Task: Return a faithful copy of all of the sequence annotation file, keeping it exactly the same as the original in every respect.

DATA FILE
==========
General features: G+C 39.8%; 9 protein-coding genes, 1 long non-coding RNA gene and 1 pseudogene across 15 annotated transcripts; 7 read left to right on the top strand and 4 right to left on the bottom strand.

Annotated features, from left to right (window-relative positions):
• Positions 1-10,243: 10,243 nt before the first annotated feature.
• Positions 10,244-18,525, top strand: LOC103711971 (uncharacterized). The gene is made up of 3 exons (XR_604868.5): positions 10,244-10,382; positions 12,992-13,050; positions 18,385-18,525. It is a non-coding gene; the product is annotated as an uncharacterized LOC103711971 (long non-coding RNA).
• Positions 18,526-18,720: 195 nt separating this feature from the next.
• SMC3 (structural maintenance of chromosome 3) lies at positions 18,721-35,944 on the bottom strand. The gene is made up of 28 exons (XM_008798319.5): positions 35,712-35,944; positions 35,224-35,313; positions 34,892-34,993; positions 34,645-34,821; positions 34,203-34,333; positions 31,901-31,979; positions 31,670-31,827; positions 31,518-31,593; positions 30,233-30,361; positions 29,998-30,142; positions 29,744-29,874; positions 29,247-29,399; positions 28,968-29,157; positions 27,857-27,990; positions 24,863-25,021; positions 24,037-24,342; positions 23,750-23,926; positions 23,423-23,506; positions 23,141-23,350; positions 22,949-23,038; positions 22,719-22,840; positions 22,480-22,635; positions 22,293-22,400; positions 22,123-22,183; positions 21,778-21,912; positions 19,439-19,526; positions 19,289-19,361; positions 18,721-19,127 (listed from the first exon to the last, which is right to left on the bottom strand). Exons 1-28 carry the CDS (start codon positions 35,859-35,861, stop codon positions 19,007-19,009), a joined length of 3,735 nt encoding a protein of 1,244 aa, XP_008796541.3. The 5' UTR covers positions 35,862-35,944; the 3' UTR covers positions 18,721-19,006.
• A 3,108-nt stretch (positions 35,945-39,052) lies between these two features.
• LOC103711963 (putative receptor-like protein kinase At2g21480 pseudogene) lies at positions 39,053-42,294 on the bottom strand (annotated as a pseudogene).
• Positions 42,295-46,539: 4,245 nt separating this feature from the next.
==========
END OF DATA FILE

General features: G+C 39.8%; 9 protein-coding genes, 1 long non-coding RNA gene and 1 pseudogene across 15 annotated transcripts; 7 read left to right on the top strand and 4 right to left on the bottom strand.

Annotated features, from left to right (window-relative positions):
• Positions 1-10,243: 10,243 nt before the first annotated feature.
• Positions 10,244-18,525, top strand: LOC103711971 (uncharacterized). The gene is made up of 3 exons (XR_604868.5): positions 10,244-10,382; positions 12,992-13,050; positions 18,385-18,525. It is a non-coding gene; the product is annotated as an uncharacterized LOC103711971 (long non-coding RNA).
• Positions 18,526-18,720: 195 nt separating this feature from the next.
• SMC3 (structural maintenance of chromosome 3) lies at positions 18,721-35,944 on the bottom strand. The gene is made up of 28 exons (XM_008798319.5): positions 35,712-35,944; positions 35,224-35,313; positions 34,892-34,993; positions 34,645-34,821; positions 34,203-34,333; positions 31,901-31,979; positions 31,670-31,827; positions 31,518-31,593; positions 30,233-30,361; positions 29,998-30,142; positions 29,744-29,874; positions 29,247-29,399; positions 28,968-29,157; positions 27,857-27,990; positions 24,863-25,021; positions 24,037-24,342; positions 23,750-23,926; positions 23,423-23,506; positions 23,141-23,350; positions 22,949-23,038; positions 22,719-22,840; positions 22,480-22,635; positions 22,293-22,400; positions 22,123-22,183; positions 21,778-21,912; positions 19,439-19,526; positions 19,289-19,361; positions 18,721-19,127 (listed from the first exon to the last, which is right to left on the bottom strand). Exons 1-28 carry the CDS (start codon positions 35,859-35,861, stop codon positions 19,007-19,009), a joined length of 3,735 nt encoding a protein of 1,244 aa, XP_008796541.3. The 5' UTR covers positions 35,862-35,944; the 3' UTR covers positions 18,721-19,006.
• A 3,108-nt stretch (positions 35,945-39,052) lies between these two features.
• LOC103711963 (putative receptor-like protein kinase At2g21480 pseudogene) lies at positions 39,053-42,294 on the bottom strand (annotated as a pseudogene).
• Positions 42,295-46,539: 4,245 nt separating this feature from the next.